Taking the Amateur Out of Sleuth

Somewhere in the middle of Dick Francis’s second career, his heroes started taking on jobs other than horsy jobs.  They were suddenly professionals but not professional cops.  Among other occupations, his sleuths made their living as bankers, wine dealers, painters, photographers, and pilots.  I remember thinking it was a nice change.  The hero’s work was well-researched and always useful to the plot.  Since most of Francis’s mysteries were standalones rather than series books, he could change the sleuth’s occupational obsession with every new book, and I think he probably had fun doing the research.  I hope so.

Amateur sleuths had always had obsessions.  Miss Marple and Miss Silver could knit for England, and Lord Peter Wimsey collected incunabula.  Still, there was, in the British mystery particularly, the feeling that the amateur sleuth ought to be a gentleperson of leisure who would never (gasp) take money for services rendered.  The American insistence on greedy, boozy private eyes and lowlife scenarios seemed a bit silly in a genre that was fantasy at the core.  Still, the private investigator was probably the first non-cop detective whose job could drive the plot.

Now we have a huge list of occupations for the amateur who just happens to stumble on a corpse.  Some of the jobs make immediate sense.  Journalists, for instance, certainly investigate mysteries.  So (ahem) do librarians.  Prosecutors and defense lawyers do, and so do bone doctors and medical examiners.  Priests, rabbis, and preachers investigate the mysteries of the human conscience.  But wedding planners? Chefs? Fishermen? Dog trainers? Gardeners? House cleaners (my favorite)?

The problem with the above occupations does not arise with a standalone mystery.  Sooner or later, a dry cleaner or a chef may stumble across a corpse, and, if ordinarily observant, may detect.  The problem lies with series books.  The ecdysiast with a talent for detection can only come across a few naked corpses (or naked murderers) before verisimilitude raises its ugly head.  Even when we’re willing, as readers, to accept yet another dead body, the amateur detective’s expertise ought to help solve the puzzle–or at least complicate the plot.  It has to have a function other than simple backstory.

Of course, with the current job market, one solution does suggest itself.  The amateur could be constantly retraining owing to serial unemployment.

One other point.  Many of the colorful new occupations listed for amateur sleuths joined the list because the authors wanted female protagonists.  Dick Francis’s heroes were always men.  That is not now the case in mysteryland.  One reason I’m fond of the housecleaner-sleuth is that that is an arena in which I have involuntary expertise owing to my gender.  I’m delighted that these new sleuths are, by God, paid to clean houses, even if they’re not paid to solve mysteries.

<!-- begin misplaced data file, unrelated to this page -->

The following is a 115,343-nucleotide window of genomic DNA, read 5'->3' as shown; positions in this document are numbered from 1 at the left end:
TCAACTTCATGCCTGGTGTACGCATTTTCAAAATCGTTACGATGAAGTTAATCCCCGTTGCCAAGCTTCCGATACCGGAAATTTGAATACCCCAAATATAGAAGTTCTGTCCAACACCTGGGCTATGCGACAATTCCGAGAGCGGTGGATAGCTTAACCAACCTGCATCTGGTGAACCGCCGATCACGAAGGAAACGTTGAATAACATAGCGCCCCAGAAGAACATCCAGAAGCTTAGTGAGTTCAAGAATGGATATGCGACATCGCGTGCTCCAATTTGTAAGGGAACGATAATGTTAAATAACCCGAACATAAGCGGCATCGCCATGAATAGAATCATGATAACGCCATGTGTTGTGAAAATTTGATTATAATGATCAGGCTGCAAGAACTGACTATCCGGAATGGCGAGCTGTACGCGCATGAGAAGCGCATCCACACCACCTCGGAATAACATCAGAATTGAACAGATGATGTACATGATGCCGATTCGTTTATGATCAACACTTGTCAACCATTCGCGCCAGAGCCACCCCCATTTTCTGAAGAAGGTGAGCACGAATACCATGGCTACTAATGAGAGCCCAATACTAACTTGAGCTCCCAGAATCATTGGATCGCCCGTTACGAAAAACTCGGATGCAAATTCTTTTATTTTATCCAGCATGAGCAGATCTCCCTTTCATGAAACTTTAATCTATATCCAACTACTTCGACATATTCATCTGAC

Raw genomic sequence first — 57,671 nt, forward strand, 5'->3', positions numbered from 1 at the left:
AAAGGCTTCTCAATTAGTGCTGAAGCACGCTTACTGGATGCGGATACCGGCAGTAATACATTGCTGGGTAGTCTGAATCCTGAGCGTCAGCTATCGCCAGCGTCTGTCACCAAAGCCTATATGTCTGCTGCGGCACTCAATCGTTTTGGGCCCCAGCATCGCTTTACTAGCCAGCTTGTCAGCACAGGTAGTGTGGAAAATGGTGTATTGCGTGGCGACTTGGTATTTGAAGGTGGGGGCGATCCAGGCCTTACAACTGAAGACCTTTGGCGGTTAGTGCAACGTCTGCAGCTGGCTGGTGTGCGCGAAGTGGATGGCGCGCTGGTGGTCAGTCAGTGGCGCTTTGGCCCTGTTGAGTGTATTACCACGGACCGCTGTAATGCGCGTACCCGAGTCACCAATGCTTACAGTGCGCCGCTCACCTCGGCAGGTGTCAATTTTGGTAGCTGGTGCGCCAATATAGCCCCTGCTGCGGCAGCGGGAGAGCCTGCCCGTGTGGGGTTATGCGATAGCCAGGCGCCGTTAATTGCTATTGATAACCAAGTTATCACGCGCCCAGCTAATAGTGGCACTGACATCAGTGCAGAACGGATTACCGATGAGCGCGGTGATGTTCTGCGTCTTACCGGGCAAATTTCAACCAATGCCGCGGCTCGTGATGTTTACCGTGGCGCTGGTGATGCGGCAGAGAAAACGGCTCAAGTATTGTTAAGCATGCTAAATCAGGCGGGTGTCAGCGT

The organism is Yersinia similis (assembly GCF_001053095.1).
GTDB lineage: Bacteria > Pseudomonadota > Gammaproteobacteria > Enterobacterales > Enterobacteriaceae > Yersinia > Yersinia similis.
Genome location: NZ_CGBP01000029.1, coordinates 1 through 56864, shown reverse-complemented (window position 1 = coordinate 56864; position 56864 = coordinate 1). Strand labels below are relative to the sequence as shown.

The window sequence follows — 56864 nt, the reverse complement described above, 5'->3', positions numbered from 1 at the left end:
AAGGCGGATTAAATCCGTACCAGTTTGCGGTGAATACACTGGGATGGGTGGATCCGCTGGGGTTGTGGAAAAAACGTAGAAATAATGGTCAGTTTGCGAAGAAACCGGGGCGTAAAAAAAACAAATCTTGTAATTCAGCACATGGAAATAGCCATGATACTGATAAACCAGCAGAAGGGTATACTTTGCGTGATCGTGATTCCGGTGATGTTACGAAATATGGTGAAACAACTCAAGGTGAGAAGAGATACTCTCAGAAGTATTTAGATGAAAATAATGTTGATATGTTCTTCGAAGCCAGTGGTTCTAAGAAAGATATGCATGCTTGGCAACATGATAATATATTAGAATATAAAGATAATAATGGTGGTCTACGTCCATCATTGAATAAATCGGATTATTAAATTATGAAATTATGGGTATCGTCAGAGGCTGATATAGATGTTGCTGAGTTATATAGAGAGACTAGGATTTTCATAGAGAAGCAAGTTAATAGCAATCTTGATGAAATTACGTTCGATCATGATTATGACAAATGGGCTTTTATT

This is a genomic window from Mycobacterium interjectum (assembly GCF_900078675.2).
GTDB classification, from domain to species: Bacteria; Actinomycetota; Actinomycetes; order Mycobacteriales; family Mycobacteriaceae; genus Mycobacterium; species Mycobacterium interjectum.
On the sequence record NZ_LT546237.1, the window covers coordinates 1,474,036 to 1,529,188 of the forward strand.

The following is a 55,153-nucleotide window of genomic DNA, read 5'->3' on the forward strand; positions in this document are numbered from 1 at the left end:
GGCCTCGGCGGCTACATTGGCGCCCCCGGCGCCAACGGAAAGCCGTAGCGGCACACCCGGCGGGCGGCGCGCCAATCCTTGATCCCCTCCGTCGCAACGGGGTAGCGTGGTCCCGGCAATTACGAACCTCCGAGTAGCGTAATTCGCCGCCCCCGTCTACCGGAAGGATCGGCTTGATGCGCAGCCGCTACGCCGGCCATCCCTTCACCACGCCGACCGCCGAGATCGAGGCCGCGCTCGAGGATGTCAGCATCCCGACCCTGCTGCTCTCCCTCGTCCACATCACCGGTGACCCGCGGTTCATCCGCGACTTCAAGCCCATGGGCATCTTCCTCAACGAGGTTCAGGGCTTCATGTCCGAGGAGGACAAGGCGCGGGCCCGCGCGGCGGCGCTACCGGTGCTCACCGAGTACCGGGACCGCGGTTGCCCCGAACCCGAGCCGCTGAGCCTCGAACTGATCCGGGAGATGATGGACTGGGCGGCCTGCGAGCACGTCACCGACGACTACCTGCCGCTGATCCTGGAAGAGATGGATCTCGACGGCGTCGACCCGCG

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2 Responses

  1. Lovely post, Sheila! Dick Francis is one of my favorite writers, precisely because he does such immaculate research into different careers. I’ve learned so much from him. Not just about horse racing and other jobs, but about writing and about peering into the human heart.

    I’m running into the problem you mentioned with series mysteries. The solution I’ve come up with for my art gallery murders is to have a team of sleuths, in this case the gallery owner and her two framers. One framer is a hiker and involved in environmental causes, the other trains and shows bird dogs, and the owner is a Rotarian. Their outside interests give me lots of scope for mayhem! While at least the first 3 books will center on the gallery, others may follow adventures outside of work. We’ll see how that works out.

    • Thanks, Nikki. It sounds as if you have a great solution. I tell myself I’m dealing with an entire county and can expand and contract the number of viewpoint characters. The “problem” is probably more in the authors’ heads than in the mysteries themselves if they’re well-written. At least that’s my take. Sheila

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